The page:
The prehistoric tenants of the Dinosaur Park Formation change as you look through the section, and some of the species – such as the tube-crested hadrosaurid Parasaurolophus walkeri – are rare creatures that apparently wandered through the area from time to time or just never achieved the numbers of their neighbors. Still, the Cretaceous habitats of the Dinosaur Park Formation hosted roughly six different species of megaherbivores with representatives from the ankylosaur, ceratopsid, and hadrosaurid groups at any one time. How was this possible?
Paleontologists have considered two main hypotheses to explain the Cretaceous communities. Perhaps, some researchers have argued, such ancient habitats were so overabundant with vegetation that there was food for all. Or, as a corollary to this, maybe dinosaur metabolic rates were so sluggish that each individual animal could persist on less and therefore avoid competition for food. But a new PLoS One study by University of Calgary researchers Jordan Mallon and Jason Anderson throws support to an alternative notion. To a greater or lesser degree, each dinosaur species might have had anatomical specializations for particular kinds of plants – a varied aggregation of dinosaur grazers and browsers with each species preferentially targeting different plants from the buffet.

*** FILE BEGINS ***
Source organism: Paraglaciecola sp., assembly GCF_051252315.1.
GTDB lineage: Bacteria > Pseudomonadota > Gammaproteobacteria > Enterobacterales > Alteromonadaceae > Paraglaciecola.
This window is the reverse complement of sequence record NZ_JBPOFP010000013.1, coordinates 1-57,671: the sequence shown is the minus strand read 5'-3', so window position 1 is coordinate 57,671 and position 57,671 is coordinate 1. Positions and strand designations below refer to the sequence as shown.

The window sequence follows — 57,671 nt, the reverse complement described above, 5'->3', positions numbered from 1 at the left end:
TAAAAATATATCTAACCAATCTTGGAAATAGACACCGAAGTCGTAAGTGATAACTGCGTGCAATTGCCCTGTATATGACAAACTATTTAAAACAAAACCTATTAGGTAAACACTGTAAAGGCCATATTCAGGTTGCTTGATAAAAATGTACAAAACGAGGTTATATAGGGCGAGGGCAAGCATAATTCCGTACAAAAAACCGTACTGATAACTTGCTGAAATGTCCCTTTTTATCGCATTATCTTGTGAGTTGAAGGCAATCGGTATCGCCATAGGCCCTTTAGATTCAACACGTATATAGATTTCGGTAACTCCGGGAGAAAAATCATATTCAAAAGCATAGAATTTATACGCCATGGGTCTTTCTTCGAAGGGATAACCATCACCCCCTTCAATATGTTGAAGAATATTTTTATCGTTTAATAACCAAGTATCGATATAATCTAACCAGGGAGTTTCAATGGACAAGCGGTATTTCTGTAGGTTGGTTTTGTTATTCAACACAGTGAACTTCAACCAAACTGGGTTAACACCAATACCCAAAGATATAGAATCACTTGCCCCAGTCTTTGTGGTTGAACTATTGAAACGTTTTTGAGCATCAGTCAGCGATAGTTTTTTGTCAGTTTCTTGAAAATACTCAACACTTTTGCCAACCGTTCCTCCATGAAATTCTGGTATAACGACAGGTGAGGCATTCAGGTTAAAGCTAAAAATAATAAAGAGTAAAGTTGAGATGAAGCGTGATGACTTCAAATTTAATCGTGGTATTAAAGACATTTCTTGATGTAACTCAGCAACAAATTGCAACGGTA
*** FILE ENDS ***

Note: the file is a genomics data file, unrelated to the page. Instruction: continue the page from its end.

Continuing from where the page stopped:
Niche partitioning makes good neighbors. An ecosystem where herbivores have been adapted to specialize on particular foodstuffs will typically support a greater variety of species than a community where generalists are all picking from the same sources of nourishment. To investigate the possibility of ecological divisions in the Dinosaur Park Formation, Mallon and Anderson looked to measurements of herbivorous dinosaur skulls.